It was a truth that Hilliard came to only after a long time of trying to change her body with the help of fad diets, intense workouts, starving herself and consuming diet pills. Now she looks at her body image in a different way and understands how much our culture negatively impacts the way we perceive ourselves, how corporations including the diet industry also reinforces our image of ourselves. It was enlightening and freeing. But it wasn’t easy.

        “I thought the book was going to be way more lighthearted,” says Hilliard. “I didn’t realize how difficult it would be to write. But it helped me understand where I was at different times in my life.”

        But being Hilliard, who made her national TV debut on NBC’s “Last Comic Standing.” the book is not only informative but laugh out loud funny as well. Afterall, she has a message for readers—you’re okay.

        “I use a lot of facts and figures,” she says. “I didn’t want the book to be voyeuristic, I wanted it to be about how culture effects our relationship with food and our waistline and teaches us that we are nothing without a perfect body. I want to help people get away from that. Be healthy, be fit. It’s a new year but you don’t need to be a new you, just yourself.”


What: Chloe Hilliard is launching her new book and performing at Zanies Comedy Night Club.

When: Monday, January 6 and Tuesday, January 7 at 8 p.m.

Where: Zanies Comedy Night Club, 1548 N Wells St, Chicago, IL  

Cost: General admission is $25.

FYI: 312-337-4027;

Dopesick: Dealers, Doctors and the Drug Company that Addicted America

          “How do you meet a mother at her son’s grave near the football field where he had once made the crowds roar and not want to help her figure out what happened to her kid?” asks Beth Macy, author of the New York bestseller  Dopesick: Dealers, Doctors and the Drug Company that Addicted America (Back Bay Books).

Beth Macy

To answer her question, Macy, an investigative journalist, takes readers into board rooms and pharmaceutical laboratories, dying rural communities and the seemingly perfect lives of those living in suburban McMansions. She visits a prison for a follow-up interview with a convicted drug dealer and meets with parents who have lost their children. She talked to doctors, read trial transcriptions in case of big pharmaceutical companies accused of hiding information about the addictiveness of their drugs and conferred with law enforcement. As she was doing all this research, she had a nagging thought—would it all be out of date by the time her book was published?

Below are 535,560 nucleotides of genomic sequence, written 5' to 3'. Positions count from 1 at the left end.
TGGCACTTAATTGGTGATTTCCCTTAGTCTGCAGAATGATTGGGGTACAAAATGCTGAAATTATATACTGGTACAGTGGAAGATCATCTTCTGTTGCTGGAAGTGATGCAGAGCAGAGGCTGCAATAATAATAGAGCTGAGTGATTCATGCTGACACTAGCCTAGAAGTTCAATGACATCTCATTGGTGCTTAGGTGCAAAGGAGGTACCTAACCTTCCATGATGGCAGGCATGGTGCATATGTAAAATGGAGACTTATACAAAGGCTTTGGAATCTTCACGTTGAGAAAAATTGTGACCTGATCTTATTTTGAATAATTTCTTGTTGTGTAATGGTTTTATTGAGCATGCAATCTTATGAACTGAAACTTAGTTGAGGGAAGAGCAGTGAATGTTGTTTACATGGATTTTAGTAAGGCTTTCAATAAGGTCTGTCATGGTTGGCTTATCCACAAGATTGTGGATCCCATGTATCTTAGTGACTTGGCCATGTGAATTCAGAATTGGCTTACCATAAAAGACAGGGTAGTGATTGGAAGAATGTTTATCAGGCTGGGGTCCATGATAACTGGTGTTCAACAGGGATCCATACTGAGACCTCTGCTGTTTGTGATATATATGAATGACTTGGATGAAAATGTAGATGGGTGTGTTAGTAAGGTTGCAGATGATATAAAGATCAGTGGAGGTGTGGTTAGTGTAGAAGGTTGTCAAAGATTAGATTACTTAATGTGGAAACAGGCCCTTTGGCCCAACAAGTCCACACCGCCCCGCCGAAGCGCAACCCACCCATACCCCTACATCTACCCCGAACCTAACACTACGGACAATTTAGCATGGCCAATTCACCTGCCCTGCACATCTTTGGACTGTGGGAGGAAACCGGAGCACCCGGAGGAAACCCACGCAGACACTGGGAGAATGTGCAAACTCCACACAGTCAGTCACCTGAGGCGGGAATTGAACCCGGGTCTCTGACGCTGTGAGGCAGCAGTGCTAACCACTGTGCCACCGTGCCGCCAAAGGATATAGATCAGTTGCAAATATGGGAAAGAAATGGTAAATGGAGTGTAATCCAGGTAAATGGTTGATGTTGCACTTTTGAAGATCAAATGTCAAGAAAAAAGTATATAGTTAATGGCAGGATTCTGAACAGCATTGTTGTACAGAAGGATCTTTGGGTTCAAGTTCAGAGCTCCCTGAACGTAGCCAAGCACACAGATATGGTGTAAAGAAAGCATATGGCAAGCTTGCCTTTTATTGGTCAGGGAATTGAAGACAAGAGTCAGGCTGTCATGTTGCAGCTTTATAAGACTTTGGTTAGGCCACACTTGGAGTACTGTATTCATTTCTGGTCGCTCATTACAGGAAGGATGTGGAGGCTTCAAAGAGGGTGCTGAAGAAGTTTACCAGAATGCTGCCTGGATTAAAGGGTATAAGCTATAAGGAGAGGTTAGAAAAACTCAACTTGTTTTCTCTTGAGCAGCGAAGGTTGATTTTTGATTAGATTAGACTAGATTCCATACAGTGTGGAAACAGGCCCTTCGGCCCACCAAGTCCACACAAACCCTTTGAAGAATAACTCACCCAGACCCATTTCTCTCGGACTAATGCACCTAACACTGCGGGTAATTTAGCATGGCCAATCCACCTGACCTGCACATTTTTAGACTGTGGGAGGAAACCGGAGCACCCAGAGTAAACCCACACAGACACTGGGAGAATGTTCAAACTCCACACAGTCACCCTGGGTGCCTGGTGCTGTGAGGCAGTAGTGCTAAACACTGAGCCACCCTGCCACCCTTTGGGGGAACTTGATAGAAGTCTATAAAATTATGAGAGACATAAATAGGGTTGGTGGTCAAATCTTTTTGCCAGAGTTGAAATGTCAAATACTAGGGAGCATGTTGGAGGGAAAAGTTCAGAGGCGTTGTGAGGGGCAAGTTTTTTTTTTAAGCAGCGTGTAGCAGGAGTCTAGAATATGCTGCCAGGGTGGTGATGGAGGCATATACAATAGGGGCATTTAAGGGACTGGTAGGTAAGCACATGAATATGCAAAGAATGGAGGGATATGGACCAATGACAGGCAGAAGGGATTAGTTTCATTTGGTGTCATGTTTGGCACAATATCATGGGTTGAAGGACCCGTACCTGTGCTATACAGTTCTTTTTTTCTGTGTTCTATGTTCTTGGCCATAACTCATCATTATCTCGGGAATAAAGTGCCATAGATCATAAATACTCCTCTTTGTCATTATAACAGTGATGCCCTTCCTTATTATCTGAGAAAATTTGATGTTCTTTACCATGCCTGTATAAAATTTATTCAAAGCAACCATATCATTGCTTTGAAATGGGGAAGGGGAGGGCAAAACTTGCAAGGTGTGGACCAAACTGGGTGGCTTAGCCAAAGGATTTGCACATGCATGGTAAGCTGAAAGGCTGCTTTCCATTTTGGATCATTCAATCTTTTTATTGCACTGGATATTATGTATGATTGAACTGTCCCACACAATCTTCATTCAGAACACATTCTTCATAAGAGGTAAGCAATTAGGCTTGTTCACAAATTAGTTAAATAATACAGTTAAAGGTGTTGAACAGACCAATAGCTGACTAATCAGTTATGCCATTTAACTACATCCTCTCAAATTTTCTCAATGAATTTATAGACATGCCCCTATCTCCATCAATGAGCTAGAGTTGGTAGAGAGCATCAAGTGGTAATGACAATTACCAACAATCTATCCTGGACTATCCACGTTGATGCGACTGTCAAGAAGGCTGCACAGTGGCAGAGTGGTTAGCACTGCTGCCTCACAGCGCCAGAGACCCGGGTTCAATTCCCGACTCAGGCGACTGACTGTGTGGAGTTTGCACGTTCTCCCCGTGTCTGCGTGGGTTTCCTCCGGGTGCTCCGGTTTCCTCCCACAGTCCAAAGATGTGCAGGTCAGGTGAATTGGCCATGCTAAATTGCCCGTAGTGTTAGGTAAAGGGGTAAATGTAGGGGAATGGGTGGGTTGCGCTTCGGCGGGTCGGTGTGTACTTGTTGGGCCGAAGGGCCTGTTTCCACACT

“I thought by then there would be a good chance we would have solved the opioid crisis,” says Macy.

 But we hadn’t and still haven’t. Between 1999 and 2017, 702,000 people died from opioid overdoses. According to data from the National Center for Health Statistics, Centers for Disease Control and Prevention, provisional data for 2018, adjusted for delays in reporting, showed a slight decrease. Unfortunately the decline was so light that it’s questionable whether it’s even the beginning of a trend or just a blip. After all this time the data proves just one thing, opioid death rates are still extremely high.  

“It was all happening fast,” says Macy, noting at times she was typing up her interviews with sources only to learn that they had overdosed and died. “I listened to the stories of how people became addicted–sadly so many stories were typical. People were injured or in pain from surgery, were over-prescribed opioids and became addicted.”

          Indeed, Macy talked to one woman who had lost her job in the coal fields.

“She had gall bladder surgery and became addicted because she was over-prescribed and in the end no doctor would write her a prescription,” says Macy. “Her neighbor had surgery and had also lost her job and needed money to pay for her high blood pressure medicine and her rent, so she sold her medicine to her.”

Over-prescribing often started a downward spiral—lost jobs, broken marriages, families finally worn out from helping addicts over and over again, homelessness and finally death. Mothers told her of daughters who used sex to get meds. Stress communities, those where the addiction and death rates are high, are everywhere though Macy notes that in upper income areas people are “still cloaked in this sense of stigma and shame.”

It’s a crisis that impacts us now but will continue to do so in the future.

“We’ve lost generations in some of these stress communities—there’s a county in Tennessee where I’m told that 90% of the children are being raised by someone else,” she says.

What can be done? Macy says law enforcement officials tell her that educating people is an important part of the solution. And so that has become her goal.

“I want to get the stories out,” she says, “in order to help.”

Dopesick is the winner of the following awards:

The 2019 Library of Virginia People’s Choice Award in Nonfiction

LA Times Book Prize for Science & Technology Winner
American Society of Addiction Medicine Annual Media Award Winner
2018 Kirkus Prize Finalist
2019 Library of Virginia People’s Choice Award for Nonfiction finalist
2019 Ohioana Book Award in nonfiction finalist
Andrew Carnegie Medal shortlist
800-CEO-READ 2018 Business Book Awards Longlist